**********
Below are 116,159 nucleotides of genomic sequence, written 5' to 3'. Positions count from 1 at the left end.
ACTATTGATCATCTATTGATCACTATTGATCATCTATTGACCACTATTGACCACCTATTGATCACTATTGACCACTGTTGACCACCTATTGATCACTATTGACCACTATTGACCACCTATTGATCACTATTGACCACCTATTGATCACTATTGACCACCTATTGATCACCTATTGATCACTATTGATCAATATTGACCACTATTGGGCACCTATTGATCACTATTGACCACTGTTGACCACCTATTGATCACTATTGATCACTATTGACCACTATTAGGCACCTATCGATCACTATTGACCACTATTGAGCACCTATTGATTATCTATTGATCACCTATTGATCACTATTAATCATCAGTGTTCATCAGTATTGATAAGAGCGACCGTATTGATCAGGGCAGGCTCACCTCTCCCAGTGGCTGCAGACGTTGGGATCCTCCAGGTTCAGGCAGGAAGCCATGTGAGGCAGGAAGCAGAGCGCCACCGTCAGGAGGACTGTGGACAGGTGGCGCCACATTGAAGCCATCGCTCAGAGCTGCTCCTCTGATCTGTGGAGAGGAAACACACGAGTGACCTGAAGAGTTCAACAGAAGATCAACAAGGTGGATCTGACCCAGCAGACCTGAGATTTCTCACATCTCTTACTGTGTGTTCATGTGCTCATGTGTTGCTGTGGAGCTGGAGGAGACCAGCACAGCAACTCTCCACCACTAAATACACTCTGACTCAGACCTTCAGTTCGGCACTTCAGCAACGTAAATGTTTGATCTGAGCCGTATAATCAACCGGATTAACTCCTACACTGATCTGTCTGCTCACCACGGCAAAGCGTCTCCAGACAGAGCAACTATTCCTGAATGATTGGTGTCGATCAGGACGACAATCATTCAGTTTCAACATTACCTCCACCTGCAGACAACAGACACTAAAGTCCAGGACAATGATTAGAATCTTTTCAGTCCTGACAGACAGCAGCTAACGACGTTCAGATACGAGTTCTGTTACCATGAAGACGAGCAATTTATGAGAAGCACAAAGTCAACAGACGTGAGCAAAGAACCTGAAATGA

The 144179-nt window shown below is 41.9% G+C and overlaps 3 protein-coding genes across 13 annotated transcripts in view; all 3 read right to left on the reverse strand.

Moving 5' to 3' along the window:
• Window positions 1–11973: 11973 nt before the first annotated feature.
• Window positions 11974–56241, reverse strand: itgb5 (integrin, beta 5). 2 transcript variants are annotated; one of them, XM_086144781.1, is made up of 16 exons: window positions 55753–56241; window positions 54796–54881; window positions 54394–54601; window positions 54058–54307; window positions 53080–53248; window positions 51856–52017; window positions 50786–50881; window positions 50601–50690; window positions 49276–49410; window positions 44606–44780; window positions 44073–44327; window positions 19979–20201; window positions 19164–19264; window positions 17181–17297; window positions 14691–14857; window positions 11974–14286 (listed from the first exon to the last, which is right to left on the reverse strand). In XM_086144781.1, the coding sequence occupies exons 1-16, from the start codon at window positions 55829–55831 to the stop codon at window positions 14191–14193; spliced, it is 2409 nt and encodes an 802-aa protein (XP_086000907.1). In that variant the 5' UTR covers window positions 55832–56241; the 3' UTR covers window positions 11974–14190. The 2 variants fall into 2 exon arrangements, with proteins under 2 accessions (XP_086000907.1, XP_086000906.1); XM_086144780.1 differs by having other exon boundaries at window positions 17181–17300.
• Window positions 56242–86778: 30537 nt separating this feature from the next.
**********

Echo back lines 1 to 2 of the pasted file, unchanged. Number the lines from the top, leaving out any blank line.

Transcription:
Below are 116,159 nucleotides of genomic sequence, written 5' to 3'. Positions count from 1 at the left end.
ACTATTGATCATCTATTGATCACTATTGATCATCTATTGACCACTATTGACCACCTATTGATCACTATTGACCACTGTTGACCACCTATTGATCACTATTGACCACTATTGACCACCTATTGATCACTATTGACCACCTATTGATCACTATTGACCACCTATTGATCACCTATTGATCACTATTGATCAATATTGACCACTATTGGGCACCTATTGATCACTATTGACCACTGTTGACCACCTATTGATCACTATTGATCACTATTGACCACTATTAGGCACCTATCGATCACTATTGACCACTATTGAGCACCTATTGATTATCTATTGATCACCTATTGATCACTATTAATCATCAGTGTTCATCAGTATTGATAAGAGCGACCGTATTGATCAGGGCAGGCTCACCTCTCCCAGTGGCTGCAGACGTTGGGATCCTCCAGGTTCAGGCAGGAAGCCATGTGAGGCAGGAAGCAGAGCGCCACCGTCAGGAGGACTGTGGACAGGTGGCGCCACATTGAAGCCATCGCTCAGAGCTGCTCCTCTGATCTGTGGAGAGGAAACACACGAGTGACCTGAAGAGTTCAACAGAAGATCAACAAGGTGGATCTGACCCAGCAGACCTGAGATTTCTCACATCTCTTACTGTGTGTTCATGTGCTCATGTGTTGCTGTGGAGCTGGAGGAGACCAGCACAGCAACTCTCCACCACTAAATACACTCTGACTCAGACCTTCAGTTCGGCACTTCAGCAACGTAAATGTTTGATCTGAGCCGTATAATCAACCGGATTAACTCCTACACTGATCTGTCTGCTCACCACGGCAAAGCGTCTCCAGACAGAGCAACTATTCCTGAATGATTGGTGTCGATCAGGACGACAATCATTCAGTTTCAACATTACCTCCACCTGCAGACAACAGACACTAAAGTCCAGGACAATGATTAGAATCTTTTCAGTCCTGACAGACAGCAGCTAACGACGTTCAGATACGAGTTCTGTTACCATGAAGACGAGCAATTTATGAGAAGCACAAAGTCAACAGACGTGAGCAAAGAACCTGAAATGA